When you are thinking about the word elite in the Canadian Elite Basketball League you could simply be referring to guard Xavier Moon.
Moon, a member of the Edmonton Stingers was the Player of the Year for the league in 2019 in its inaugural season averaging 19.9 points, 5.1 rebounds, 5.8 assists, 2.0 steal and 32.5 minutes.
Then, as an encore, Moon threw up the winning free throw that gave the Stingers the 2020 league championship, and was then named the championship MVP after a 31-point performance.
Moon was named the 2020 Player of the Year, based on playing all eight games in the CEBL Summer Series, averaging 19.5 points, 4.5 assists, 4.0 rebounds, 1.8 steals, and 33.1 minutes. He led the league in points scored (156), assists per game (4.5), and 3-point percentage (.500). His 19.5 points per game was best in the league among players who played at least six games in the Summer Series.
Moon said his ending up in Canada playing in the CEBL “was kind of a surprise.” The Alabama native has been playing with the London Lightning of the National Basketball League of Canada and had just headed home after the 2019 season when the Stingers came calling wanting him to head to Edmonton.
“Where is that?” asked Moon, knowing nothing about the city, or the fledgling league. Not sure whether he should accept the offer an uncle told him he had ‘nothing to lose’ so he headed north.
Moon said what he found in Edmonton “definitely surprised. I didn’t know what to expect, especially the first year (for the league). I had no expectation at all. I just wanted to play for the love of basketball.”
What Moon found was a league that was very good, with “a lot of high talent players” including those with games in the NBA and NBA G-league, as well as leagues around the world.
“The high IQ (for the game), you have to make sure you’re on top of your game every night,” said Moon.
The CEBL of course is a league where most players are Canadian, so how do they stack up in Moon’s estimation?
“I think Canadians are undervalued. There are a lot of good Canadians out there,” he said, pointing to teammate Jordan Baker the CEBL Canadian Player of the Year in 2020 as one of those.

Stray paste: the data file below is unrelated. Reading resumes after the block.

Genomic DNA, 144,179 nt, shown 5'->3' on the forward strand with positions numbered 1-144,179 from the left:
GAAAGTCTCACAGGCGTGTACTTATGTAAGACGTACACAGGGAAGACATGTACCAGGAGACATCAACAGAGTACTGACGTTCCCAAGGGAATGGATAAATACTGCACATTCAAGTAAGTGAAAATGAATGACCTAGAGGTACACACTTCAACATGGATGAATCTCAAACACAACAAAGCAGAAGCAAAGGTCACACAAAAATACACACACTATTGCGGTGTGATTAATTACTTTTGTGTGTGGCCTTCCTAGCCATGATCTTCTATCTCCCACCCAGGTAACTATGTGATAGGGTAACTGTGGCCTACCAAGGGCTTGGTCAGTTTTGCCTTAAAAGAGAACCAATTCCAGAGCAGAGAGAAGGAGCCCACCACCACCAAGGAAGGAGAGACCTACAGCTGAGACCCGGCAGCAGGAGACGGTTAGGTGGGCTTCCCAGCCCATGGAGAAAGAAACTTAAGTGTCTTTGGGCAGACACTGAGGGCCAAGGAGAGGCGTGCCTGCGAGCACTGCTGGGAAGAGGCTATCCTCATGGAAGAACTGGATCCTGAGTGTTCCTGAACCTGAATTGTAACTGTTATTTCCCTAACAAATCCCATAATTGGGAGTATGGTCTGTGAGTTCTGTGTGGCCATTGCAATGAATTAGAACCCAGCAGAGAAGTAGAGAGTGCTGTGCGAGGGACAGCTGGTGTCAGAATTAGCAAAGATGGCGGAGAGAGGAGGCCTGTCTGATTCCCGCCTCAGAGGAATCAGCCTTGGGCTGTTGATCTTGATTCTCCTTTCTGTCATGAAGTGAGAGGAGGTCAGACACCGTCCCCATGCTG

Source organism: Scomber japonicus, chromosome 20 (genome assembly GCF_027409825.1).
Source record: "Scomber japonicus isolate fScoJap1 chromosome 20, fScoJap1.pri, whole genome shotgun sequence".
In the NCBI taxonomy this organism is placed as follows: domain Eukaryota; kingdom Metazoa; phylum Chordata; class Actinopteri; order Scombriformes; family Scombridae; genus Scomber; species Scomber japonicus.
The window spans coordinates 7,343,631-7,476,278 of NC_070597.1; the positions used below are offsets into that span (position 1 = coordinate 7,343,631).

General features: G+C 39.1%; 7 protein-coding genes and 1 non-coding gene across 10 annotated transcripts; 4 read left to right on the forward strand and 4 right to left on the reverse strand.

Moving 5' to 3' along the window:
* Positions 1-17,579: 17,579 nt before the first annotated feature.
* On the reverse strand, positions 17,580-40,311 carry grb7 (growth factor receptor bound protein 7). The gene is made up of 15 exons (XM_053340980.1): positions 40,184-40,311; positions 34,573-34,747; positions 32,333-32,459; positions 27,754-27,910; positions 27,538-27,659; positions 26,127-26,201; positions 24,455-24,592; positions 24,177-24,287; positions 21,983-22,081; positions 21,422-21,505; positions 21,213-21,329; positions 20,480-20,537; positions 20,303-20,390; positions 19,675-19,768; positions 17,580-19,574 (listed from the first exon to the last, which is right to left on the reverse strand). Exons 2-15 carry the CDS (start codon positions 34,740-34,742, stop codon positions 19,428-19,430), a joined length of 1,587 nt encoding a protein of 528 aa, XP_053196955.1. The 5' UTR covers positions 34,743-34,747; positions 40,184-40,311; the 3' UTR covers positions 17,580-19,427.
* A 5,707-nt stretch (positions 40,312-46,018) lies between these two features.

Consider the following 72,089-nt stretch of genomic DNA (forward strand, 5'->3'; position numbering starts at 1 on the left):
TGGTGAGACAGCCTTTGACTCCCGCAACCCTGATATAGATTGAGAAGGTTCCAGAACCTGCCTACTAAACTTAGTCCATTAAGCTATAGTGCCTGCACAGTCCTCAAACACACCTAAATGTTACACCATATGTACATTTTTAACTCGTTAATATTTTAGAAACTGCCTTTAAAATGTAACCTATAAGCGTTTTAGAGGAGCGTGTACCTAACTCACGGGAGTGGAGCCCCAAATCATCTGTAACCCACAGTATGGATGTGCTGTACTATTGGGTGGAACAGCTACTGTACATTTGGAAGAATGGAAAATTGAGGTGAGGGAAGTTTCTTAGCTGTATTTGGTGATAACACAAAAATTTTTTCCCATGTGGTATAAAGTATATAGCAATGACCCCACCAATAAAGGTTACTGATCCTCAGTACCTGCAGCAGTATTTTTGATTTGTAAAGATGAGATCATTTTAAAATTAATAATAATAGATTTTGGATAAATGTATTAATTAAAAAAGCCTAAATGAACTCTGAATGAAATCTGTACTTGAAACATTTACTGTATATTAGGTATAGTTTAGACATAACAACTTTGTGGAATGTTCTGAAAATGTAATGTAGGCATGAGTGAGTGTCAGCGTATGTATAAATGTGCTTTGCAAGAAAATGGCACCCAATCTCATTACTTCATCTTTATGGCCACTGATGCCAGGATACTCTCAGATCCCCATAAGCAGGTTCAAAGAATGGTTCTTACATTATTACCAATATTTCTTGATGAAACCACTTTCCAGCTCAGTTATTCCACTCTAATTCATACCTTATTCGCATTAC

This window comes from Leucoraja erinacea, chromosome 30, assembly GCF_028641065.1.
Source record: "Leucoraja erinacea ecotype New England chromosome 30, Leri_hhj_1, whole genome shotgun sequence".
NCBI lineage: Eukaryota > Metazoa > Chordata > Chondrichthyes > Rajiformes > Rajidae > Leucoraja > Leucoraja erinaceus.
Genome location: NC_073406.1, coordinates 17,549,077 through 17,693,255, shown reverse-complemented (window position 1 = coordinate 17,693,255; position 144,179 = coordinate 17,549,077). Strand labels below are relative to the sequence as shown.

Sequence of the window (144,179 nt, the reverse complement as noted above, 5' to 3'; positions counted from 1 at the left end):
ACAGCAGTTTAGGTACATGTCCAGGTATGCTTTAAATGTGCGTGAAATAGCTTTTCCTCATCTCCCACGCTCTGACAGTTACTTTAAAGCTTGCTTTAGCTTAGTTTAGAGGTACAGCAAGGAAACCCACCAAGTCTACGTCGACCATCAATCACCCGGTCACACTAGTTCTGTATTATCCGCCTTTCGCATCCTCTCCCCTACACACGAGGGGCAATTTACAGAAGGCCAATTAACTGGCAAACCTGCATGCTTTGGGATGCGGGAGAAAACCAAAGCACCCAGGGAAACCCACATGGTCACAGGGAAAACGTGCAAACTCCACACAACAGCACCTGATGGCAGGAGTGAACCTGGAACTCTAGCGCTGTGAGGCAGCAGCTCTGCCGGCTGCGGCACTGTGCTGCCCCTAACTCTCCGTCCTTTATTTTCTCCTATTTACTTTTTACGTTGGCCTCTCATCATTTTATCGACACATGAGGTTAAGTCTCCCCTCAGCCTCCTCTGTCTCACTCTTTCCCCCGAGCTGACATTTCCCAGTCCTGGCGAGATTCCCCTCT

The Stingers were expected to be in the league final in 2019, but the Saskatchewan Rattlers ousted Edmonton in the semi-finals by two points.
“The thought of losing last year never left my mind,” said Moon.
But, it was unclear whether Moon and the Stingers would get a chance at redemption in 2020 with the uncertainty of COVID-19.
Moon said a start for the 2020 season kept getting delayed, and when a tournament in a bubble was finally announced he said “I was definitely surprised about that.”
The key was having a ‘bubble’ situation.
“The league keeping us safe ... not one time did I feel I was not safe in the bubble,” said Moon, although getting to the bubble from his home in Alabama was something of a trial.
Moon arrived in Canada and for the first two weeks was in a hotel room, alone, meals left outside his door three times a day, quarantining.
“I couldn’t leave my room ... I had a bike and a basketball to keep occupied ... but it wasn’t as tough as I thought it would be,” said Moon.
And then it was into the bubble and the tournament with the Stingers losing their first game. Interestingly, Moon called that loss a key to their eventual success.
“We needed to lose that game,” he said. “Nobody liked how we played that game including myself.”
The loss helped Moon focus, along with the rest of the Stingers as they rolled up five-straight wins, including a 90-73 finals win over Fraser Valley.
“It was crazy - for us to get all the way, for me to be the one to hit the free throw to win it,” said Moon.
The star guard added he wanted to be the guy this year.
“I knew I had to perform better than I did last year (in the playoffs),” he said, adding in 2019 he had not played “to the standard I should have.”
So will Moon be back to defend the title with Edmonton.
“Just get me the contract and I’m coming. I’m invested in the team. I’m invested in the city,” he said.